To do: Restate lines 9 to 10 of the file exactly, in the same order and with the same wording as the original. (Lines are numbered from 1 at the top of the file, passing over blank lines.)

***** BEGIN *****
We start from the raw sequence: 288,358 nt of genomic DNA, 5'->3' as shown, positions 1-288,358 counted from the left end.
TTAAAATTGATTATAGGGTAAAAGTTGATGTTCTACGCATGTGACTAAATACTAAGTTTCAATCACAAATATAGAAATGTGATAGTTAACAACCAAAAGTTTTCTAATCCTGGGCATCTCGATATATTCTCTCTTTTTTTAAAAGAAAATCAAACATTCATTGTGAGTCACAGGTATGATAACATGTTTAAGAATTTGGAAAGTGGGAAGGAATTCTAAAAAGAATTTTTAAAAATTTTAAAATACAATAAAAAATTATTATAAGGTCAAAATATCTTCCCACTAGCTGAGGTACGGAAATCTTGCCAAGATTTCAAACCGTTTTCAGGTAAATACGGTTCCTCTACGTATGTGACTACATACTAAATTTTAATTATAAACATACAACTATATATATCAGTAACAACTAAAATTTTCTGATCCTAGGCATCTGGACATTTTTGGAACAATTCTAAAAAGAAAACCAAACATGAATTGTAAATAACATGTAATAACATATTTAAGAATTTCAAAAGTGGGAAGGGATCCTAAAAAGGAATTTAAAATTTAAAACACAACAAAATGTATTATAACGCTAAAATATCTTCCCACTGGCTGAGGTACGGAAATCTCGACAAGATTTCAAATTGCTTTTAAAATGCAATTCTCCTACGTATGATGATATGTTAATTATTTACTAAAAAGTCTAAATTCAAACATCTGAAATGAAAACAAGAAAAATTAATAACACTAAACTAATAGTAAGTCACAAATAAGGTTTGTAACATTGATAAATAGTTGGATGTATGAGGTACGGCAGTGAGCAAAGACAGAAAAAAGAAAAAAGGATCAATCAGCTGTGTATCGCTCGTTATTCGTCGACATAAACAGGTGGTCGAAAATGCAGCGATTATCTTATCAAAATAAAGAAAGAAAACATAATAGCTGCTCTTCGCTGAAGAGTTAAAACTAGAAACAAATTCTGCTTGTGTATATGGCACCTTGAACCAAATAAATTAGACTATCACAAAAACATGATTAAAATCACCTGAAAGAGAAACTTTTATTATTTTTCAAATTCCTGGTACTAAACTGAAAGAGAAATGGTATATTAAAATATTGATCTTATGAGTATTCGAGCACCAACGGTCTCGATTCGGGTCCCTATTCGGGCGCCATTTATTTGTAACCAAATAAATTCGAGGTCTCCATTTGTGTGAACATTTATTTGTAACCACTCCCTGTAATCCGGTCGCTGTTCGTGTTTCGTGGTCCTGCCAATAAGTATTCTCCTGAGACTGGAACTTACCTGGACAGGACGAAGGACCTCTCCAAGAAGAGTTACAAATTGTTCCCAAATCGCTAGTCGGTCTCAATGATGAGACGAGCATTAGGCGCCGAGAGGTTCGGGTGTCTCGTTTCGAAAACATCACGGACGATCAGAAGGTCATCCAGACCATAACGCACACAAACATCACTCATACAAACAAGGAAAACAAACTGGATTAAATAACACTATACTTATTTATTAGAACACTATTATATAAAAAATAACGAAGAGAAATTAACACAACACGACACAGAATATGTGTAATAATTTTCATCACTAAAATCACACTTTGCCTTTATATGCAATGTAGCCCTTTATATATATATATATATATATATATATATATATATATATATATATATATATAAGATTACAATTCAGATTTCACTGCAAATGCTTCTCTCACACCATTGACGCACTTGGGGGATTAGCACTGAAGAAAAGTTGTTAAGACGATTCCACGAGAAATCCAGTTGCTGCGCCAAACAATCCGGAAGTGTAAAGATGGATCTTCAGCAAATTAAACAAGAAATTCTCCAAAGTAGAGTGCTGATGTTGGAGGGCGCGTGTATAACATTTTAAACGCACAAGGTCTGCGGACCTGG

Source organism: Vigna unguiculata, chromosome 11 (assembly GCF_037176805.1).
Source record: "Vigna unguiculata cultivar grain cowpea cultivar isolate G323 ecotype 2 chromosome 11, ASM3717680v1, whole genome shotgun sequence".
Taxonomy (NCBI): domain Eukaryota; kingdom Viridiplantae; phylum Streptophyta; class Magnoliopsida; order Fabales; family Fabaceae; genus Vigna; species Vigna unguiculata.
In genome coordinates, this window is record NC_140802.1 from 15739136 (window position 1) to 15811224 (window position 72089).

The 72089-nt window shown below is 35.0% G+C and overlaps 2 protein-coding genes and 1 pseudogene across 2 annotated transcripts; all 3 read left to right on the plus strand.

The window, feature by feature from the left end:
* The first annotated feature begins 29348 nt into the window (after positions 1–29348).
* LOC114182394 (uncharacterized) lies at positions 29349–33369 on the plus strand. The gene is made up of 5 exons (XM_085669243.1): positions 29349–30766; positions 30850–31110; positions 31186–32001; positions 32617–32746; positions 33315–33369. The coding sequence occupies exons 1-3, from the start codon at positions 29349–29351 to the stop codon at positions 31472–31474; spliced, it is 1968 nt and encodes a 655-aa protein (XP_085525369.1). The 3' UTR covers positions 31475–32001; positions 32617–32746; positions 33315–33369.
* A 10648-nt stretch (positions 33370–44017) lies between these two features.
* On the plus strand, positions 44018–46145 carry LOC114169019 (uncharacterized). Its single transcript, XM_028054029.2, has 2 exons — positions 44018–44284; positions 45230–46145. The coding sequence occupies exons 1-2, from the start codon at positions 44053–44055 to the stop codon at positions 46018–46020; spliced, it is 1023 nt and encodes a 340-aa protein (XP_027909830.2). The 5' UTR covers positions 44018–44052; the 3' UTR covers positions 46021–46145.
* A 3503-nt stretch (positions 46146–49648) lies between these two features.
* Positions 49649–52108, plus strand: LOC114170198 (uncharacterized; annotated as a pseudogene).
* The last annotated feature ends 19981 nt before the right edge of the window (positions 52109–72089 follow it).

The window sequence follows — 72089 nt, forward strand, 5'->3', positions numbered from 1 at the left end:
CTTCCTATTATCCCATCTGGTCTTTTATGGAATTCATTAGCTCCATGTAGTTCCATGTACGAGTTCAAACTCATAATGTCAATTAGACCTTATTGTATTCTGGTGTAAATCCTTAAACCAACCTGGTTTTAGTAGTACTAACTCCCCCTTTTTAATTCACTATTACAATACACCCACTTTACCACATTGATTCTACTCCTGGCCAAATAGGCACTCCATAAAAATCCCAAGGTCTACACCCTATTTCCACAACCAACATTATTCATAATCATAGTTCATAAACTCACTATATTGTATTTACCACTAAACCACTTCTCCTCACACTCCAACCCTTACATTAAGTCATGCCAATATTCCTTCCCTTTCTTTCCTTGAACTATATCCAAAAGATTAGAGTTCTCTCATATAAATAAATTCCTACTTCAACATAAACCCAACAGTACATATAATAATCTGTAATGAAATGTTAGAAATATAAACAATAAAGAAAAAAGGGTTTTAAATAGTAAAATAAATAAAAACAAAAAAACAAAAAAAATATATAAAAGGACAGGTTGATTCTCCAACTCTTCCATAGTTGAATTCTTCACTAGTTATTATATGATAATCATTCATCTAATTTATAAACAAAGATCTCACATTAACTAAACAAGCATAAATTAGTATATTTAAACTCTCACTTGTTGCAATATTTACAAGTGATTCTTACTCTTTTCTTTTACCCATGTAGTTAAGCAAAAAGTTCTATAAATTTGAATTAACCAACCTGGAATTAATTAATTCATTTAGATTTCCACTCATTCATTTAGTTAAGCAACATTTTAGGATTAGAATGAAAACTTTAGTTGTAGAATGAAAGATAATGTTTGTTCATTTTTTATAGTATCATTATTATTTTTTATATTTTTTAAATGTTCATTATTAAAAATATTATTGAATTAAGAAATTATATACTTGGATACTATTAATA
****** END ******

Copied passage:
* The first annotated feature begins 29348 nt into the window (after positions 1–29348).
* LOC114182394 (uncharacterized) lies at positions 29349–33369 on the plus strand. The gene is made up of 5 exons (XM_085669243.1): positions 29349–30766; positions 30850–31110; positions 31186–32001; positions 32617–32746; positions 33315–33369. The coding sequence occupies exons 1-3, from the start codon at positions 29349–29351 to the stop codon at positions 31472–31474; spliced, it is 1968 nt and encodes a 655-aa protein (XP_085525369.1). The 3' UTR covers positions 31475–32001; positions 32617–32746; positions 33315–33369.